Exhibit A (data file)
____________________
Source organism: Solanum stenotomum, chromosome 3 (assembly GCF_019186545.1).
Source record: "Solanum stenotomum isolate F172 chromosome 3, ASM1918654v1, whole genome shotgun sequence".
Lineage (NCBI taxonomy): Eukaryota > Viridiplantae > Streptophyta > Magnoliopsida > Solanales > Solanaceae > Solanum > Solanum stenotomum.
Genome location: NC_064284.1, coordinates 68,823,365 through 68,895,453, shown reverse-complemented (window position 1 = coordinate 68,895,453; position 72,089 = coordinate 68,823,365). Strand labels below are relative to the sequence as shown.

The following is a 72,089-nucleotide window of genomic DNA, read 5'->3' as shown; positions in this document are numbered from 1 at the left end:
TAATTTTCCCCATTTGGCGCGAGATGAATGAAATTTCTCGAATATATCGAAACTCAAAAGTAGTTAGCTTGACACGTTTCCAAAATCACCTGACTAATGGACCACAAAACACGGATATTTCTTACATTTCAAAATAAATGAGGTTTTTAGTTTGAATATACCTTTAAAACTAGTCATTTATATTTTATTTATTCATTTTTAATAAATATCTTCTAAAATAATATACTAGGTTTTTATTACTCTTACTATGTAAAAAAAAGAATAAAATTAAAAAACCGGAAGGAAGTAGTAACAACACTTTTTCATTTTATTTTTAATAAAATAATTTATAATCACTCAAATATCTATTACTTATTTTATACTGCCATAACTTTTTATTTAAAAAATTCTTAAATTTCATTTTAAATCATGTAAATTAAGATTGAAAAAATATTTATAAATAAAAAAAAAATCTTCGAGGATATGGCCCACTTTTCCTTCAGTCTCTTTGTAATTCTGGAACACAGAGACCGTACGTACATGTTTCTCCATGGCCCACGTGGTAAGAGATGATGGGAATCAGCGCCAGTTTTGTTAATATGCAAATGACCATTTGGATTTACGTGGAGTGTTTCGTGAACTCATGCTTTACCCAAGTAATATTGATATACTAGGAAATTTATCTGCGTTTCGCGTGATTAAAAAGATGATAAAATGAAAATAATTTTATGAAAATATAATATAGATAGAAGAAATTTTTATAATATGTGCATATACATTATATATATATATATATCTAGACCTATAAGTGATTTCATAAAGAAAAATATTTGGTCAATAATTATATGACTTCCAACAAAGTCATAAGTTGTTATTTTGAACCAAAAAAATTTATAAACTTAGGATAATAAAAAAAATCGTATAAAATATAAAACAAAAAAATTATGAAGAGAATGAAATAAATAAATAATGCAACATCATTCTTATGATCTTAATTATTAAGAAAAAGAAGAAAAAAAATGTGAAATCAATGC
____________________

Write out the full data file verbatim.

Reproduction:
Source organism: Solanum stenotomum, chromosome 3 (assembly GCF_019186545.1).
Source record: "Solanum stenotomum isolate F172 chromosome 3, ASM1918654v1, whole genome shotgun sequence".
Lineage (NCBI taxonomy): Eukaryota > Viridiplantae > Streptophyta > Magnoliopsida > Solanales > Solanaceae > Solanum > Solanum stenotomum.
Genome location: NC_064284.1, coordinates 68,823,365 through 68,895,453, shown reverse-complemented (window position 1 = coordinate 68,895,453; position 72,089 = coordinate 68,823,365). Strand labels below are relative to the sequence as shown.

The following is a 72,089-nucleotide window of genomic DNA, read 5'->3' as shown; positions in this document are numbered from 1 at the left end:
TAATTTTCCCCATTTGGCGCGAGATGAATGAAATTTCTCGAATATATCGAAACTCAAAAGTAGTTAGCTTGACACGTTTCCAAAATCACCTGACTAATGGACCACAAAACACGGATATTTCTTACATTTCAAAATAAATGAGGTTTTTAGTTTGAATATACCTTTAAAACTAGTCATTTATATTTTATTTATTCATTTTTAATAAATATCTTCTAAAATAATATACTAGGTTTTTATTACTCTTACTATGTAAAAAAAAGAATAAAATTAAAAAACCGGAAGGAAGTAGTAACAACACTTTTTCATTTTATTTTTAATAAAATAATTTATAATCACTCAAATATCTATTACTTATTTTATACTGCCATAACTTTTTATTTAAAAAATTCTTAAATTTCATTTTAAATCATGTAAATTAAGATTGAAAAAATATTTATAAATAAAAAAAAAATCTTCGAGGATATGGCCCACTTTTCCTTCAGTCTCTTTGTAATTCTGGAACACAGAGACCGTACGTACATGTTTCTCCATGGCCCACGTGGTAAGAGATGATGGGAATCAGCGCCAGTTTTGTTAATATGCAAATGACCATTTGGATTTACGTGGAGTGTTTCGTGAACTCATGCTTTACCCAAGTAATATTGATATACTAGGAAATTTATCTGCGTTTCGCGTGATTAAAAAGATGATAAAATGAAAATAATTTTATGAAAATATAATATAGATAGAAGAAATTTTTATAATATGTGCATATACATTATATATATATATATATCTAGACCTATAAGTGATTTCATAAAGAAAAATATTTGGTCAATAATTATATGACTTCCAACAAAGTCATAAGTTGTTATTTTGAACCAAAAAAATTTATAAACTTAGGATAATAAAAAAAATCGTATAAAATATAAAACAAAAAAATTATGAAGAGAATGAAATAAATAAATAATGCAACATCATTCTTATGATCTTAATTATTAAGAAAAAGAAGAAAAAAAATGTGAAATCAATGC